I Don’t Bother Referring Pro Sports Stadiums by their Corporate Sponsors’ Names #wilfare

Earlier this month, I created some unintentional confusion with the title of this chart of attendance data for Twins home games:

Twins Stadium Attendance by Year

@Rat seemed to think I was referring to the ballpark’s architecture, but that was a reference to the company who slapped their logo all over the ballpark, and seems to expect us to use their brand every time we talk about the publicly financed stadium they sponsored.

Here’s my justification for doing this from the comments of the previous post:

The private business who’s name is on the stadium didn’t put money into building the stadium, and the money they pay goes 100% to the single family rather than split among those who put money into building the stadium.

Mr Magoo put it more bluntly:

Walmart didn’t demand massive subsidies for a downtown Mpls HQ and Walmart didn’t demand massive taxpayer subsidies for three Mpls stadiums that will serve as Target billboards so shoppers can be reminded where they should buy junk food and cheap plastic shit from China.

That sums it up pretty well. When the public heavily subsidizes stadiums for the private owners private sports teams, then the private businesses sells naming rights to the public stadiums, I feel no obligation be a word of mouth marketer for the private sponsor or the private sports team.

As I understand it, many private sports businesses manage to negotiate lucrative deals with corporate welfare enabling legislators, so don’t even need to pay taxes on naming rights. And, I assume that sponsors take a tax deduction on the naming right.

This isn’t good government or corporate behavior, so I choose to avoid enabling it.

It’s possible that Norm Coleman might consider me to be a grinch for not speaking in coal burning power company terms when describing the arena he forced taxpayers to subsidize and subsidize and subsidize in St Paul. Oh well.

I’d consider making an exception for cases where the naming rights covered the public’s share, but what I’m really looking for are corporations who have the decency to work out deals to sponsor stadiums so the public doesn’t need to get involved in stadium financing. When one of our local big box retailers decides to lobby for subsidies from the state, subsidies from the city, subsidies from the county, and to exploit gamblers in order to build stadiums they can slap their names on – with the revenues going to the private owners or the pro sports teams – I lose respect for the big box retailer. Their corporate behavior is not in the public’s best interest.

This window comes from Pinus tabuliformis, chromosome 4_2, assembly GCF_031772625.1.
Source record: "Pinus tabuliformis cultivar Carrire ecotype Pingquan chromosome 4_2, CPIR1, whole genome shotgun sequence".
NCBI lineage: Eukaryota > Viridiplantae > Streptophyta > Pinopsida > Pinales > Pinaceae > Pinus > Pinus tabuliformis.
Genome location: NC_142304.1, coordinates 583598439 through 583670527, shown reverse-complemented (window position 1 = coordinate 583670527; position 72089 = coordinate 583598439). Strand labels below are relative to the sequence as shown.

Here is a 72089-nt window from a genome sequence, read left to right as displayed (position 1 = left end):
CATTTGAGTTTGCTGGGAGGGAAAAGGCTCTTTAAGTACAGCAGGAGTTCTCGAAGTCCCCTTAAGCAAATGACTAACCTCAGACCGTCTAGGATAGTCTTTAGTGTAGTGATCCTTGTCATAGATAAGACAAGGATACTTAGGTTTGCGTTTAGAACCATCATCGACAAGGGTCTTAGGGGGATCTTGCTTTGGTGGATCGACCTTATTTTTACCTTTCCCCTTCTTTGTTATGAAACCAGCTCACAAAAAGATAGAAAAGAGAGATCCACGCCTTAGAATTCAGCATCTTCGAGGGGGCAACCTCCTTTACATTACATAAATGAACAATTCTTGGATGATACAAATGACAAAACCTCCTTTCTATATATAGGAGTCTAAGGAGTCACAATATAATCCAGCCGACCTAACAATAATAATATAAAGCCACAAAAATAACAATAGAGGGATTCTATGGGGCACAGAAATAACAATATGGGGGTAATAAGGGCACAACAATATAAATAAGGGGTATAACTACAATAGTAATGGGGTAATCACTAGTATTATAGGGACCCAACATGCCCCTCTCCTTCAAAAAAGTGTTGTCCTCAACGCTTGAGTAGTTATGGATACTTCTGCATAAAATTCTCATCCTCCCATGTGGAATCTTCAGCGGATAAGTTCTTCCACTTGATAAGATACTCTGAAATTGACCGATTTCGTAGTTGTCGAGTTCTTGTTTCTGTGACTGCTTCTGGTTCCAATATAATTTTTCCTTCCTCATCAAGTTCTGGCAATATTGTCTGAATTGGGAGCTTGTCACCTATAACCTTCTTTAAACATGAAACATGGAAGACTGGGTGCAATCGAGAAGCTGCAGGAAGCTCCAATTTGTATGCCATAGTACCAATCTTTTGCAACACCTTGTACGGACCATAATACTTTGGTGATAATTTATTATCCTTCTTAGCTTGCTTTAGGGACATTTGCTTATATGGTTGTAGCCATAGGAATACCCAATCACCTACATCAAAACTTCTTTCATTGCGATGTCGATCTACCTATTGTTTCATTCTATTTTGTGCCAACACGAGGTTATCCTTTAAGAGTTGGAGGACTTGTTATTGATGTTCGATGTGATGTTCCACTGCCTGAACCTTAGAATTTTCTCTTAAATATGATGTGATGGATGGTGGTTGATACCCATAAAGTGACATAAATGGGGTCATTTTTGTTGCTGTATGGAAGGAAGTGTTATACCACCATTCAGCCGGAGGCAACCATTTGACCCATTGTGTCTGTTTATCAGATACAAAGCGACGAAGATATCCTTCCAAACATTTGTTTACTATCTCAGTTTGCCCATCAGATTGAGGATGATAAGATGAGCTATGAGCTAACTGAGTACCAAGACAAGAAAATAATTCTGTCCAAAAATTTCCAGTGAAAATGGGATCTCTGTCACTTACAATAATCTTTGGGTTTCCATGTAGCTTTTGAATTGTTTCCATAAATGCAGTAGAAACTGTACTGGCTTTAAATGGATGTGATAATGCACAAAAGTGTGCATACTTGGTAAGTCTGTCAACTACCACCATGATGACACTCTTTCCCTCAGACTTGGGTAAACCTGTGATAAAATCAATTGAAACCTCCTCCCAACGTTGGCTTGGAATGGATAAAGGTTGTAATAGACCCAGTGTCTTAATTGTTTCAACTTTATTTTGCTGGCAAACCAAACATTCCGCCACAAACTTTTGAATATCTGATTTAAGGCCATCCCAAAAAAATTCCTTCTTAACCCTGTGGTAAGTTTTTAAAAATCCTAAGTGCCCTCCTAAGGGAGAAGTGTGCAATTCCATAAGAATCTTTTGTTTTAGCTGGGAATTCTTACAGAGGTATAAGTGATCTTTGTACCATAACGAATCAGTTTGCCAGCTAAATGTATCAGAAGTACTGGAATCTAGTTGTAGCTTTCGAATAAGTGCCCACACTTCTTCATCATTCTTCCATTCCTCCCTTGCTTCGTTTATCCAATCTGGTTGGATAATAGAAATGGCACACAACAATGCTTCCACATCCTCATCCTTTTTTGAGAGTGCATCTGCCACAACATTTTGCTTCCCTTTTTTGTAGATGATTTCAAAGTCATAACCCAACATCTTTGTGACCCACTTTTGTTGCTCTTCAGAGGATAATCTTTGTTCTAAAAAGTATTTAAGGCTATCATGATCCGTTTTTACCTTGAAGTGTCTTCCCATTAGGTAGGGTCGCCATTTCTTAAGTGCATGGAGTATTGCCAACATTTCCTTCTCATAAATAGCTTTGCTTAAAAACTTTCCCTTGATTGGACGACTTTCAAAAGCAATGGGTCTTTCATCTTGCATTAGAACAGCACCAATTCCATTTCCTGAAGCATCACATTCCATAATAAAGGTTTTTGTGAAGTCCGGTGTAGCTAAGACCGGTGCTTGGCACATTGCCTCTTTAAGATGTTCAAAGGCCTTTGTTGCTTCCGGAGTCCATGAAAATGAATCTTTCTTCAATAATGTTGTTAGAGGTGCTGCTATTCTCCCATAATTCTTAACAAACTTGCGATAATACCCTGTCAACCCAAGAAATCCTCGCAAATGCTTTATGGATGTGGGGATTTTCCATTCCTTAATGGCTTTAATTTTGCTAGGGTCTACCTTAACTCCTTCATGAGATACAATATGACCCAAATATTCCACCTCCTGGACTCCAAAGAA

How to Get Blocked by @normcoleman on Twitter

This might do the trick. When Norm boasts in the glory of corporate welfare that he helped provide the Minnesota Wild. A company that continually tries to have get out of their end of the contract by requesting their loans be forgiven while simultaneously asking for public money to build a practice facility for the team:

MN Wild history:4 new franchises in 2000.Columbus picked ahead of the Wild.Houston bid fell apart & the Wild got in. Poetic justice tonite

Call him on it:

@normcoleman Does this mean that the Wild can stop asking for corporate welfare from taxpayers like you handed them?

Then watch St Paul’s former mayor call me a grinch for opposing corporate welfare for the NHL:

@edkohler Somehow there's always a Grinch in the crowd!

Perhaps pointing out that Norm Coleman used the public’s money to subsidize his private entertainment went too far?

@normcoleman I'd rather see my tax dollars go toward fixing St Paul's East Side than subsidizing your entertainment. Different priorities.

Apparently it was for @normcoleman because that’s when he blocked me.

I imagine that politicians like Norm Coleman would prefer that taxpayers forgot about the corporate welfare they gave away. Yes, we have the Wild. We’re paying for them every day. Even when they don’t make the playoffs. Even when they’re on strike. Even when there’s a lockout.

Money that taxpayers continue to pay to subsidize a private business that competes for entertainment dollars against other locally owned businesses that don’t receive hundreds of millions of dollars in public subsidies. If Norm Coleman had walked down Payne Ave as mayor and asked people what the city could do to make their lives better, subsidizing the NHL probably wouldn’t have been at the top of the list. Different priorities.

Perhaps Coleman wouldn’t be taking credit on Twitter on a Saturday night in 2013 for having made the streets safer or schools better on the East Side of St Paul in the year 2000, but that’s the kind of good government stuff we need more of from our politicians.

Maybe it makes me a fun-hater to think that NHL fans are perfectly capable of using their own money to pay for their own entertainment rather than rely upon corporate welfare with the help of Norm Coleman? The only thing better than paying full price to watch Derek Boogaard contract CTE is to pay a taxpayer subsidized price to watch Derek Boogaard contract CTE, eh?